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(LONG) Ruling affects private timber

Daniel B. Wheeler dwheeler at ipns.com
Fri Jan 3 01:31:19 EST 2003

>From The Oregonian, Jan. 2, 2003, p B1

Ruling affects private timber
A judge says Oregon's state forester must follow federal environmental
law when approving logging projects

	A little-noticed court ruling promises to force Oregon forestry
officials to hold logging on private timberlands to higher
environmental standards than they have long maintained.
	The ruling decisively strikes down the Oregon Department of
Forestry's contention that it need not ensure that the private logging
projects it approves adhere to the federal Endangered Species Act.
	The federal law, often stricter than state law, clearly prohibits
anyone from harming protected species, U.S. District Judge Anna J.
Brown of Portland ruled during Christmas week.
	"By its plain terms, this prohibition extends to governmental
entities (including the state) and makes them liable in the same
manner as private parties," she wrote.
	Although state officials downplayed it, the decision raises the
environmental bar for private-lands logging, now the maintstay of
logging in the Northwest and often more closely overseen by the state
than the federal government.
	The ruling came in the course of a February lawsuit five conservation
groups brought against State Forester James Brown, who must review all
logging in Oregon to see that it complies with the state Forest
Practices Act. They allege he routinely violates the U.S. Endangered
Species Act by approving clear-cut logging in Northwest Oregon that
leads to landslides and erosion harmful to protected coho salmon.
	Trying to head off a broader ruling on whether such logging is
harming salmon, the state, joined by timber industry groups and
forested Tillamook County, asked Brown to dismiss the case. They said
the lawsuit was misplaced because it's not the state's job to enforce
federal law.
	The 10th Amendment to the Constitution keeps the federal government
from making states enact federal regulations, and the 11th Amendment
protect the state from such lawsuits, they argued. They also contended
that the loggers who cut trees, not the state forester who allows it,
must see that they comply with endangered species safeguards.
	State officials have taken the same stance when wildlife groups have
complained that the state Forest Practices Act - praised by the timber
industry as a model of responsible forestry - does not live up to
federal standards.
	But the judge solidly rejected the state's arguments, saying the
state forester is liable if he authorizes actions that harm endangered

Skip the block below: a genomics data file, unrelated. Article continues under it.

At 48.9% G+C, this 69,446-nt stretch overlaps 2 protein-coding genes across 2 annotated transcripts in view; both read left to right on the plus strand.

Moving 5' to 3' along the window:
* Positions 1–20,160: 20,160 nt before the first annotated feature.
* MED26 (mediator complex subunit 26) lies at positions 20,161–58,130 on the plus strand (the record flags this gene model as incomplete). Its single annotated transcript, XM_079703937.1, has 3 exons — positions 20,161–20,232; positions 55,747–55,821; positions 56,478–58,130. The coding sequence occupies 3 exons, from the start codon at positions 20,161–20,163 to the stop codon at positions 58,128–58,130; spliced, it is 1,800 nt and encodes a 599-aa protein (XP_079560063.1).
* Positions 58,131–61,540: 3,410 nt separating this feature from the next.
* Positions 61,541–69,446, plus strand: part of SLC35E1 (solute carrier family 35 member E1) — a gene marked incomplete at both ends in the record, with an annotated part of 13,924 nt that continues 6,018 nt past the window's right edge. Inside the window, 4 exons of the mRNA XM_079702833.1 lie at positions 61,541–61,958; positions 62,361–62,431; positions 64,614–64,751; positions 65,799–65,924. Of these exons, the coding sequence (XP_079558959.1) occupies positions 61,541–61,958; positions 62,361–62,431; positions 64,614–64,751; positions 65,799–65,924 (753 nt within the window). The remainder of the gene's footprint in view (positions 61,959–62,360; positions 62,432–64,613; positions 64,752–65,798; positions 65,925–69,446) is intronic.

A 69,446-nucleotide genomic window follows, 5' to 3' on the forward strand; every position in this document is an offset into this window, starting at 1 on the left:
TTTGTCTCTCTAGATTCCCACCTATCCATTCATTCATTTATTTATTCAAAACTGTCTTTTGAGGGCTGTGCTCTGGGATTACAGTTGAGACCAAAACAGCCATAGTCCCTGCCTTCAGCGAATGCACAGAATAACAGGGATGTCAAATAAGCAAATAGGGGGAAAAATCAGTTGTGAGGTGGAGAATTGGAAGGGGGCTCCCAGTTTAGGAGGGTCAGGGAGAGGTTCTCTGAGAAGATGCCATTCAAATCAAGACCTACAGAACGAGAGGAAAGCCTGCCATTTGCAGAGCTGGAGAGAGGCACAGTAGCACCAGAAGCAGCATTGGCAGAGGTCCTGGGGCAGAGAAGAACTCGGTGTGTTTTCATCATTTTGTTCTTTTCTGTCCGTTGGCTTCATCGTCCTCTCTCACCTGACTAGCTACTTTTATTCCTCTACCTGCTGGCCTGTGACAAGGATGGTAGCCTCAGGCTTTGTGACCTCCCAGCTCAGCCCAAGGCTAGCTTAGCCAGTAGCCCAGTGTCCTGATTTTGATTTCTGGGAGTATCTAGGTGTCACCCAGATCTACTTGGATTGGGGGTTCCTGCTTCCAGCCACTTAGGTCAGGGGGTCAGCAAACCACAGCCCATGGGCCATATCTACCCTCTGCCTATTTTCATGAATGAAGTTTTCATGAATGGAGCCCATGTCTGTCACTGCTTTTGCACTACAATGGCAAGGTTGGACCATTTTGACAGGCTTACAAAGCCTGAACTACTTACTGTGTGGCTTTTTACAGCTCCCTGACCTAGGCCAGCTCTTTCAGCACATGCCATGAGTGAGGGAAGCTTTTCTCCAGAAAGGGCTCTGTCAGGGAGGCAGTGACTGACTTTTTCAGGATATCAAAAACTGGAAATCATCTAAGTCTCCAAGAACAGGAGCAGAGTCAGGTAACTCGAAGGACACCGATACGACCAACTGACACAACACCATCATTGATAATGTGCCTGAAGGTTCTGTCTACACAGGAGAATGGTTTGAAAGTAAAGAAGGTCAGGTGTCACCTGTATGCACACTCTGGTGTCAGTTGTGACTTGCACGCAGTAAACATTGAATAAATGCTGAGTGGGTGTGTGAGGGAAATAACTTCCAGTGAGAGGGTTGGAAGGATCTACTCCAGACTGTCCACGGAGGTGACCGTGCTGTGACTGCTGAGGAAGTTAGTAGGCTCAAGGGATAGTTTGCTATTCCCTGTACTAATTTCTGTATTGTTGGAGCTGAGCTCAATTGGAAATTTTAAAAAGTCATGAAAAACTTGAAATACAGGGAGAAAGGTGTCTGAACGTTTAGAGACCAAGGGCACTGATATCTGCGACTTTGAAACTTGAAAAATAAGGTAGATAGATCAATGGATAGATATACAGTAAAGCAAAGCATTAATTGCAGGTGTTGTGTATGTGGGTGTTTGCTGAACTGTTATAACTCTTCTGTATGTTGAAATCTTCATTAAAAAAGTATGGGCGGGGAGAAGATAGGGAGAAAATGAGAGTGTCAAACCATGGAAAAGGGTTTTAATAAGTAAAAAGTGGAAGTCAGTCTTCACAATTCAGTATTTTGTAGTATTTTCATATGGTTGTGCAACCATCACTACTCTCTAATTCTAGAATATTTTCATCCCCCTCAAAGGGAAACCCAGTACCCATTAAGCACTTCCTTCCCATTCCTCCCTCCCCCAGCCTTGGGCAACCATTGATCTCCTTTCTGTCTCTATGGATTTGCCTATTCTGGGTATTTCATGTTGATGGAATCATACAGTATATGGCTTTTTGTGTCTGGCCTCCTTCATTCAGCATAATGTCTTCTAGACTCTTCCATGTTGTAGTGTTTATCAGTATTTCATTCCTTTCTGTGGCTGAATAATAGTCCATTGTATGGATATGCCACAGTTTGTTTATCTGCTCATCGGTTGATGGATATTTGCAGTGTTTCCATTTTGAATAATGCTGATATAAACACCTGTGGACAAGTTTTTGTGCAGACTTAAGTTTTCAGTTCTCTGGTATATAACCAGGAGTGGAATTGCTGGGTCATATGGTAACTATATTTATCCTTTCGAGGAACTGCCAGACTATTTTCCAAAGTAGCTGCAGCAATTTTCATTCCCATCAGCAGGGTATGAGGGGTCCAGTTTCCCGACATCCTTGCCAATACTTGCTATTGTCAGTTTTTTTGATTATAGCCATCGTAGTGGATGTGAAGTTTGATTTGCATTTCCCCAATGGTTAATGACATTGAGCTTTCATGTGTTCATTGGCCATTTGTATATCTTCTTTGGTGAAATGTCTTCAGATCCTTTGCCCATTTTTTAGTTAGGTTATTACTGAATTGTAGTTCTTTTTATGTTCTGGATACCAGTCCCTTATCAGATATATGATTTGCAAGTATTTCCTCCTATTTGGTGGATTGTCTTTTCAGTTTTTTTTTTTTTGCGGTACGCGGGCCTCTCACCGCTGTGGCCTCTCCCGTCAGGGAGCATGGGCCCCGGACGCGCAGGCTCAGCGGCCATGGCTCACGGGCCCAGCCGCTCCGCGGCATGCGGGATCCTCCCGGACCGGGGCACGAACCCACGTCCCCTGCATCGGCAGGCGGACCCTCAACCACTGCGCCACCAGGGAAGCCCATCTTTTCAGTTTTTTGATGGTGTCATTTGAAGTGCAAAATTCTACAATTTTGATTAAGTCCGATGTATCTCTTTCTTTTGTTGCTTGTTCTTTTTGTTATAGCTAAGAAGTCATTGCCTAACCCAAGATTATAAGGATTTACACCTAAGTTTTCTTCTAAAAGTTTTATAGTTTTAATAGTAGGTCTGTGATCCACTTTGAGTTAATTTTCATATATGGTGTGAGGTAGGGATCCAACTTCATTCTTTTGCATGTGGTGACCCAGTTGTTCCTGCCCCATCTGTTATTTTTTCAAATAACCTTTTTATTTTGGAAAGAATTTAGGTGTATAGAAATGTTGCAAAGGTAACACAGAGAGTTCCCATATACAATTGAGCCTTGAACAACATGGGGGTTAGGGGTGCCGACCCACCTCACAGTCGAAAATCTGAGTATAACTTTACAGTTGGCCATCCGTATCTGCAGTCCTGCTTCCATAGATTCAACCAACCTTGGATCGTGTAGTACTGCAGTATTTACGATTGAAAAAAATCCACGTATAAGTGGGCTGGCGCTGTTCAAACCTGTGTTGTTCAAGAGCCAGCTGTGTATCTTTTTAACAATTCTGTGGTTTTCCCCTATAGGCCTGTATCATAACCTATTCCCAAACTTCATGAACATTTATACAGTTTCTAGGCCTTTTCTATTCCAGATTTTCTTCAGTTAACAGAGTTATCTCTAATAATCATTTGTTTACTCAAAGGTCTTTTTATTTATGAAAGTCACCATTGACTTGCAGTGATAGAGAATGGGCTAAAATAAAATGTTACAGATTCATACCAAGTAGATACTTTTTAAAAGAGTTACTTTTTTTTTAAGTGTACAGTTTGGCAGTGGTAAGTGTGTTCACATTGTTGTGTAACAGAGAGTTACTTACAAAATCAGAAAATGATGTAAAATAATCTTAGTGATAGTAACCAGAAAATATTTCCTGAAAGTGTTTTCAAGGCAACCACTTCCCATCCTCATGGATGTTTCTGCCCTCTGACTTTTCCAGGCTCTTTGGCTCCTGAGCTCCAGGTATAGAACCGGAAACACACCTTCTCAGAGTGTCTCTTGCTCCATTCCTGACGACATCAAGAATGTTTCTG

The judge did not rule on whether state-permitted actions are in fact
harming species, and state officials strongly deny that they area. But
by refusing to dismiss the case, the judge clears the way so she can
decide that question.
	"The idea that they don't have to show they are complying with the
Endangered Species Act has been a pretty prominent piece of their
defense, and now the judge has taken that away," said attorney Patti
Goldman of Earthjustice, which represents the conservation groups
including the Pacific Rivers Council, Audubon Society of Portland and
Native Fish Society.
	"Our hope is that this will make them look at their position and
recognize they can't keep dodging the issue," she said.
	If the judge does determine the state is allowing harm to protected
species, the conservation groups want her to order the state forester
not to allow logging on steep slopes, along streams and in other
sensitive sites. Such a ban could affect thousands of acres of private
timberlands in Northwest Oregon and echo through other parts of the
state with species issues, prompting what landowners may see as
onerous new mandates.
	"It could create a whole new atmosphere for forest stewardship in
Oregon, and not necessarily a good one," said John Poppino, president
of the Oregon Small Woodlands Association, which intervened in the
lawsuit on behalf of the state.
	Assistant State Forester Charlie Stone played down last week's ruling
because it did not address the underlying issue of whether
state-approved logging harms coho salmon.
	"It was a ruling simply that she did not find the state arguments
powerful enough to dismiss the case out of hand," he said.
	Even if the state had to enforce the federal Endangered Species Act -
and despite the ruling, state officials still don't think they do -
there remains no evidence state-approved logging is violating the law,
he said.

Posted as a courtesy by
Daniel B. Wheeler

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